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How to build your credit score

A credit score can be compared to grades in school. Teachers calculate grades by taking scores from different things, like homework, tests, attendance etc. They all weigh a different percentage in your grade. The credit score is similar. There are different factors to calculate your score and they weigh a different percentage.

There are three major credit bureaus: Equifax, Experian and Transunion, they all worked with Fair Isaac to come up with a score. The credit score numbers range from 300 to 850. The following is a breakdown of how the credit score is determined:

- 35 percent is based on credit history. Lenders like to see if you pay on time or not. If you have late payments and collections that can affect negatively your score.

- 30 percent is based on outstanding debt. How much debt do you have? Any car payments, student loans, mortgage? How many credit cards you have with high balances? The best idea is to keep your credit cards utilization at 25 percent of usage of their limit.

- 15 percent is the length of credit. The longer you had established your credit the better for your score. One mistake that I made was having a credit card and not using it. I have a credit card for over 12 years and my credit history is only 3 years. I didn’t use my cards for some time. If lenders see payment history for a long time they will use that to predict your actions in the future.

- 10 percent is based on new credit. New credit accounts can affect your score for some time. Hard inquires stay in your credit for 2 years. Soft inquires do not affect your credit score.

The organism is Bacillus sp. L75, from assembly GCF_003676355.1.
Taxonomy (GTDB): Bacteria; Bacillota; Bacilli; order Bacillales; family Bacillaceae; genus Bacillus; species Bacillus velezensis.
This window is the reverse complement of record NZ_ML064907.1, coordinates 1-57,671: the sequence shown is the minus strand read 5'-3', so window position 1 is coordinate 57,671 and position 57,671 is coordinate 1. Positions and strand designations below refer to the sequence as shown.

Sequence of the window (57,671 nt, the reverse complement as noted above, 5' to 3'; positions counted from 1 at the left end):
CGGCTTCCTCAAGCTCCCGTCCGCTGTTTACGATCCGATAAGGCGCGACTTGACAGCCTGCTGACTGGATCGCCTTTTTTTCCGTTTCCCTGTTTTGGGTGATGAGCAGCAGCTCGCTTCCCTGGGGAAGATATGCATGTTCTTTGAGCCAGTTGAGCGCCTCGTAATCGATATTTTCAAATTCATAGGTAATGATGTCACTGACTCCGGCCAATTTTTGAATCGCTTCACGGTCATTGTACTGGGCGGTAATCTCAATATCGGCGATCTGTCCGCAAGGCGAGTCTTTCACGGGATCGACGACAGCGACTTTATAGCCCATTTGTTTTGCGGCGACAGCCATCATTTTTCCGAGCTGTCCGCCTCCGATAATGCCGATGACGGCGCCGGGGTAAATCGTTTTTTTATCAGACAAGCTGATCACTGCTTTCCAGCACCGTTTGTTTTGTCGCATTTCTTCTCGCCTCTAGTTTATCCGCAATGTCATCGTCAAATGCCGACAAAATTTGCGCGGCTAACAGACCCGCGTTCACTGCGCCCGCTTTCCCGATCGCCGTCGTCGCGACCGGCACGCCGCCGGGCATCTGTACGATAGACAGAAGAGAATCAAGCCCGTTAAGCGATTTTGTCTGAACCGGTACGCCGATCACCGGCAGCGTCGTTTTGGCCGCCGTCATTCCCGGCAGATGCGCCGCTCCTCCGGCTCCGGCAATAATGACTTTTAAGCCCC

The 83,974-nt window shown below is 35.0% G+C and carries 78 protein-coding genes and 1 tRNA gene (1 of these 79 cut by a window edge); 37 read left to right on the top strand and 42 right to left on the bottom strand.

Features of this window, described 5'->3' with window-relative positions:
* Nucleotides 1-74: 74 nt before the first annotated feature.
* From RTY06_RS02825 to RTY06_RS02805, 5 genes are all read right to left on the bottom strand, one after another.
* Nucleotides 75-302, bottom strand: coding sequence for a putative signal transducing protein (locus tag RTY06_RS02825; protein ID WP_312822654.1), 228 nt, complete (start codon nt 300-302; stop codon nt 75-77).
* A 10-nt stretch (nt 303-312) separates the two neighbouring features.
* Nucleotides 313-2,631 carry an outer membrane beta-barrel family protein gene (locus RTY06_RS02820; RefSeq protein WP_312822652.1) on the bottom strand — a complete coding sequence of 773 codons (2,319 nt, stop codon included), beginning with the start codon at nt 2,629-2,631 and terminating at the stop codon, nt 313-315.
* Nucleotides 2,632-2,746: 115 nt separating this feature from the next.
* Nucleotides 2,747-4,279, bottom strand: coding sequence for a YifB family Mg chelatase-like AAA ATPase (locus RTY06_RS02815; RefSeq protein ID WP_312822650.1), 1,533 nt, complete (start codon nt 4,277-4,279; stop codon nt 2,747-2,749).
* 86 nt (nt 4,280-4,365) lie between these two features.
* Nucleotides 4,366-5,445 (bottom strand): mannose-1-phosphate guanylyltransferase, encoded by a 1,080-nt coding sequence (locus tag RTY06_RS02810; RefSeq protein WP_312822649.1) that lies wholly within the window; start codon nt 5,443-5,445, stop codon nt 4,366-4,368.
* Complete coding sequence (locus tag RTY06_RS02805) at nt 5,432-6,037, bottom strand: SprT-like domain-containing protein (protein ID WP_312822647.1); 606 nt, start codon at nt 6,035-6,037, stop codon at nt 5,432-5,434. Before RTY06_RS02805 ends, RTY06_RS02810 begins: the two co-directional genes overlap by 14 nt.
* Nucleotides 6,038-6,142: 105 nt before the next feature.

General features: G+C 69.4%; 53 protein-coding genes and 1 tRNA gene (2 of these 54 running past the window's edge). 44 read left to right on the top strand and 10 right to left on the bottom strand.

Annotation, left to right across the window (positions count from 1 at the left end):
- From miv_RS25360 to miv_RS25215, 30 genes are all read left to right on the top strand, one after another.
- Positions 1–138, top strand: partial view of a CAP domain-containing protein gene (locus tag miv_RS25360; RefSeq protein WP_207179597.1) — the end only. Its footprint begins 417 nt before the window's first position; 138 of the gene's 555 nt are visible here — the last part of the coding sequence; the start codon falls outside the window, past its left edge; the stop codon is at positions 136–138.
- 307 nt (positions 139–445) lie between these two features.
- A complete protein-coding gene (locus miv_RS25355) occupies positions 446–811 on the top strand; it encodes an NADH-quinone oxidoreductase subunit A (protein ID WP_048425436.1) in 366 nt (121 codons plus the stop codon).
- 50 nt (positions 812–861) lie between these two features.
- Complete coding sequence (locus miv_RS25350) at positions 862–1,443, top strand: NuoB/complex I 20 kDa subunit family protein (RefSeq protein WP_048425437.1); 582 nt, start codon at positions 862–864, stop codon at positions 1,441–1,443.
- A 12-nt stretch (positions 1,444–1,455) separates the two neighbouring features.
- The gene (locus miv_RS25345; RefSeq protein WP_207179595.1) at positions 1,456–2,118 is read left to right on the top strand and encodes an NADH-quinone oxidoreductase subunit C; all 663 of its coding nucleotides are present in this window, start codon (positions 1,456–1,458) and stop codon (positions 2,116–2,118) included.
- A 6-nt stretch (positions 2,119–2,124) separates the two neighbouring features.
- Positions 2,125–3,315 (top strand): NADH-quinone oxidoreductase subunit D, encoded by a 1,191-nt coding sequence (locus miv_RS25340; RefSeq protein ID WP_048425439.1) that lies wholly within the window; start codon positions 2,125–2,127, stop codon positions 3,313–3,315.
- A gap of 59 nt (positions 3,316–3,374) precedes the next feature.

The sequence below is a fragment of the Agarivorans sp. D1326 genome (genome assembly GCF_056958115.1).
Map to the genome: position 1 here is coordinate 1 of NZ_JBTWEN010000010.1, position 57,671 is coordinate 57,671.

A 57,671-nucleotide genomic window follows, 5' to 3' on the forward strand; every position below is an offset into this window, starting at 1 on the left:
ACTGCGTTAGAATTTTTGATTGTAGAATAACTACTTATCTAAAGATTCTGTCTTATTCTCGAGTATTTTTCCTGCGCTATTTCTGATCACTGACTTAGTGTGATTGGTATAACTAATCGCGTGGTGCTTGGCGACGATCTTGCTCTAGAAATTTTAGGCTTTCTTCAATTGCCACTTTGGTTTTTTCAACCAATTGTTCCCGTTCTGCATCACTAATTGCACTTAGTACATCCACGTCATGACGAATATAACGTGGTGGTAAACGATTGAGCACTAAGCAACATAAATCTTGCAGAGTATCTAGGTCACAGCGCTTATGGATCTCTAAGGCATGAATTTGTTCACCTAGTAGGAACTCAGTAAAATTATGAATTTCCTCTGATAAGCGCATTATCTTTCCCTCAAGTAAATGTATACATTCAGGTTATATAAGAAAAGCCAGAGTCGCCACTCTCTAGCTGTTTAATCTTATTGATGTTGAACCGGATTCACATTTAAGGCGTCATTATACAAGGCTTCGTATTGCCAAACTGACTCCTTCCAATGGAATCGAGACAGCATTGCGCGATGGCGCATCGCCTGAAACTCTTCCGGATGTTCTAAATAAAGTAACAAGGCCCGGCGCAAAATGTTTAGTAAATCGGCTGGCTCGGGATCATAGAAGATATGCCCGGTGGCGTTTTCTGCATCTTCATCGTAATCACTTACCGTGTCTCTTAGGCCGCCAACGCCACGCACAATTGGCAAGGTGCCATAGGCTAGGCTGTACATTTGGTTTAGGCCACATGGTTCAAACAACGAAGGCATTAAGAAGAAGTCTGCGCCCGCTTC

- 10 percent is based on the different types of credit you have. This will show that you can handle different types of credit accounts. I have 2mortgages, personal loan, student loan, several credit cards and a store card. They show that I can pay responsibly with different kinds of credits.

The information to determine the score is compared with the information of other consumers with similar profiles. Sometimes, some lenders have their own scoring methods, that can be based on income or length on the job.

How did this 3-digit number affect me and how important is it for interest rates?

If you have a low credit score you can end up paying a lot more than people with better scores. Your score can get in the way of getting a car, a house, or your score will significantly affect your chances of getting a good interest rate on a loan. When your score is low, you are considered to have a higher risk for lenders. This means that your interest rate will be higher and your monthly payments can significantly increase. However, if you have a higher score, your interest rates will be lower. There are others factors that can influence the score and sometimes is not the score alone. Sometimes lenders will add many fees that can affect your monthly payment.

Rates on your insurance are often determined by your credit score. You will think that your driving record have little to do with your credit. However, they can predict that more claims will be filed if your score is low.

A common practice that consumers hate is credit card companies and their policies. As I mentioned earlier, your score can affect your interest rate when it comes to credit cards, your interest can change any time. Even if you pay on time, your credit card can default on a separate loan and your credit card can raise your rate drastically.

As an important investment, learn and improve your credit score. Having a good credit score will save lots of money on the long run.

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